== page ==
Use of Patient Portals Still Low
The survey, conducted by Austin-based EHR reviewer Software Advice, aimed to measure patients' awareness, preferences and satisfaction regarding portal use. Healthcare providers can receive financial incentives when their portal system is used by at least five percent of patients - a meaningful use Stage 2 requirement.
The survey's results support the study “How Patients Want To Communicate With Their Physician” conducted by Technology Advice, a consulting outfit for potential buyers of software solutions. That study found that about 40 percent of patients are unsure if their primary care doctor even has a patient portal system.
Data from the Software Advice survey suggest that for many patients, using a portal is a totally new experience and that they need guidance from providers on how to access and use the system. These findings are also in line with those that recently indicated care providers have been slow to adopt patient portal systems.
Other findings from the Software Advice survey include the following:
- The top three most requested patient portal features were online scheduling (24 percent of respondents), viewing test/lab results (22 percent), and viewing/paying bills online (21 percent);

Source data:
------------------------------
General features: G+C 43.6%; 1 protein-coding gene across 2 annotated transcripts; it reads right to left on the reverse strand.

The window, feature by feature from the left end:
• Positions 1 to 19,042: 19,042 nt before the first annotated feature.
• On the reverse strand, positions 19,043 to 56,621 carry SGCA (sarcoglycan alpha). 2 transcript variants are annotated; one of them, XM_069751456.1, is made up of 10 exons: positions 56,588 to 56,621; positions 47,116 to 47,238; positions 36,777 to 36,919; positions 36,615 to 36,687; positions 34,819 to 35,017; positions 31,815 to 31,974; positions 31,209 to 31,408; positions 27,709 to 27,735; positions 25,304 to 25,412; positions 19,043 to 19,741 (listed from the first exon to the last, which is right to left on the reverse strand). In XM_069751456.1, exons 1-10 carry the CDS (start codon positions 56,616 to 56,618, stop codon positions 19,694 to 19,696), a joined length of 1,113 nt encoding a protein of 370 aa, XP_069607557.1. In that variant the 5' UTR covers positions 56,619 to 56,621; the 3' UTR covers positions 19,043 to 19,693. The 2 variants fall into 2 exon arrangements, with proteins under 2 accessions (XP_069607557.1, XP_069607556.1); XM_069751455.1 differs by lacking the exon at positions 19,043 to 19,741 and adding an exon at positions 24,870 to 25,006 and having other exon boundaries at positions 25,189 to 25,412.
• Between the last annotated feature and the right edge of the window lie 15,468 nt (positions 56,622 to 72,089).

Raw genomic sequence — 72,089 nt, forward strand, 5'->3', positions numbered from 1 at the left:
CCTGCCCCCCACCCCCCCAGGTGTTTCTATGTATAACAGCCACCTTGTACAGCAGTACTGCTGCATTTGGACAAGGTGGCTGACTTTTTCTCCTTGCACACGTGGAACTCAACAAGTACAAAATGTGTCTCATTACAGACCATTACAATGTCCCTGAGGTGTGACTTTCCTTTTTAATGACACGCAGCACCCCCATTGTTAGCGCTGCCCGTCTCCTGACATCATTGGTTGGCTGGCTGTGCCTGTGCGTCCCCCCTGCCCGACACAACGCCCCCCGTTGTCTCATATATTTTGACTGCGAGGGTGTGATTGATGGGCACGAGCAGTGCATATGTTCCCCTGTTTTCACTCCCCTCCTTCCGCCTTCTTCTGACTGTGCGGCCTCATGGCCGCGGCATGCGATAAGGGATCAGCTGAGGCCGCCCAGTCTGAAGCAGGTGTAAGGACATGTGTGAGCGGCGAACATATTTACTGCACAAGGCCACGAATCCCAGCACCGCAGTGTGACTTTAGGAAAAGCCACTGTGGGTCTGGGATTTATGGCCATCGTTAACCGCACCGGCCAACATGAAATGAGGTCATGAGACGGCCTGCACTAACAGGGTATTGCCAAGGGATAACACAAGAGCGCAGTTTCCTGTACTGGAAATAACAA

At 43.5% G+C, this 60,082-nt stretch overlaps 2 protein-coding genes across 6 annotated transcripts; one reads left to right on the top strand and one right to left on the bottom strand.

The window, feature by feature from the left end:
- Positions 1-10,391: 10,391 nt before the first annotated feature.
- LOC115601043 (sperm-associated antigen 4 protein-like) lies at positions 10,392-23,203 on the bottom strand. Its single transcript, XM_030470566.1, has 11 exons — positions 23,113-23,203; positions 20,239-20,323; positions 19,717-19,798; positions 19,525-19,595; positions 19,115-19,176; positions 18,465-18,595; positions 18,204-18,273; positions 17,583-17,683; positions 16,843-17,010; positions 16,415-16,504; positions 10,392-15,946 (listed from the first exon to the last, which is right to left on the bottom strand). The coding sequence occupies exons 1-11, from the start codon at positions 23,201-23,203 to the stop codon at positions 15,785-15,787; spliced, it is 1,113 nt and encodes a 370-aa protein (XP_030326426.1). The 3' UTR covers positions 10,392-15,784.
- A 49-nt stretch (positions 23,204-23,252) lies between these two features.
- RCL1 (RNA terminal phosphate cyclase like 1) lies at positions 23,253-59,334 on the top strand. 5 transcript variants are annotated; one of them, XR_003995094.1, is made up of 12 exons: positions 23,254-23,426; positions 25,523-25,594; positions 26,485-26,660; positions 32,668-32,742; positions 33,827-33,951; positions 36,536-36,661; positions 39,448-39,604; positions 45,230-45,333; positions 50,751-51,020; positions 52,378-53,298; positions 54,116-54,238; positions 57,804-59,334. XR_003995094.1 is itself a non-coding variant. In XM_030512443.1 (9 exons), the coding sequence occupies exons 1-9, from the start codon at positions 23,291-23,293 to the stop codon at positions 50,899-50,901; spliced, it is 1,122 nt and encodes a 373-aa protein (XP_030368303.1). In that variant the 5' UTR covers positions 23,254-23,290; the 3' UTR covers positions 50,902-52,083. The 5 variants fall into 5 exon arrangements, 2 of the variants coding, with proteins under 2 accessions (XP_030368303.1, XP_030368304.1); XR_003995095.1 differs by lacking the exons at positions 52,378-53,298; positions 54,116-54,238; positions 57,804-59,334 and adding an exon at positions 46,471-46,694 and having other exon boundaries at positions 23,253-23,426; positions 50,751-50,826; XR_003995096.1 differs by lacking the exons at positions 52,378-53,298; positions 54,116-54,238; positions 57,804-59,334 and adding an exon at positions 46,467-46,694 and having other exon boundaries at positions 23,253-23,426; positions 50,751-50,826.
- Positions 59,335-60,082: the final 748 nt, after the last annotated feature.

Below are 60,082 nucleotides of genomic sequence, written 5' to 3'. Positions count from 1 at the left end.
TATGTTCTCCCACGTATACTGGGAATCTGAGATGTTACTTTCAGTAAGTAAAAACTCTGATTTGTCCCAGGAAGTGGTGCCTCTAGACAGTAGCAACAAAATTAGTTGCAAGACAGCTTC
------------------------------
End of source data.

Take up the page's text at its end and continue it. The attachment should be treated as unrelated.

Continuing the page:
- Features of patient portals that caused patients the most frustration and resulted in low usage rates include staff responsiveness (34 percent) and confusing portal interfaces (33 percent); and
- Young patients (aged 18-24 years) were more interested in viewing test results than older patients, who preferred to view prescriptions/request refills and schedule appointments online.
Orientation Programmes Needed
The Technology Advice study included a random sample of 430 US patients who had seen their primary care doctor within the last year. Based on the responses, less than half of primary care doctors are using patient portal software and have informed their patients about it.
The study's authors suggest that physicians invest more time and resources to educate their patients on using patient portals.
“Creating in-office orientation programmes to walk patients through the portal site would likely reduce the large number of uninformed patients. Such programmes would likely boost patient portal interaction numbers as well, and help physicians attest for meaningful use Stage 2.”
The study also found that more than half of the patients reported that their doctors did not bother to follow up with them after their appointment. Of those physicians who did follow up, a mere 9.1 percent did so with the use of a patient portal system.
In terms of scheduling appointments, many patients still prefer using the phone although the younger ones (aged 18-24) would rather use an online calendar. Also, 42.7 percent of patients prefer to receive test results over the phone, compared to 18.1 percent who prefer electronic mail (email).
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Published on : Mon, 25 Aug 2014
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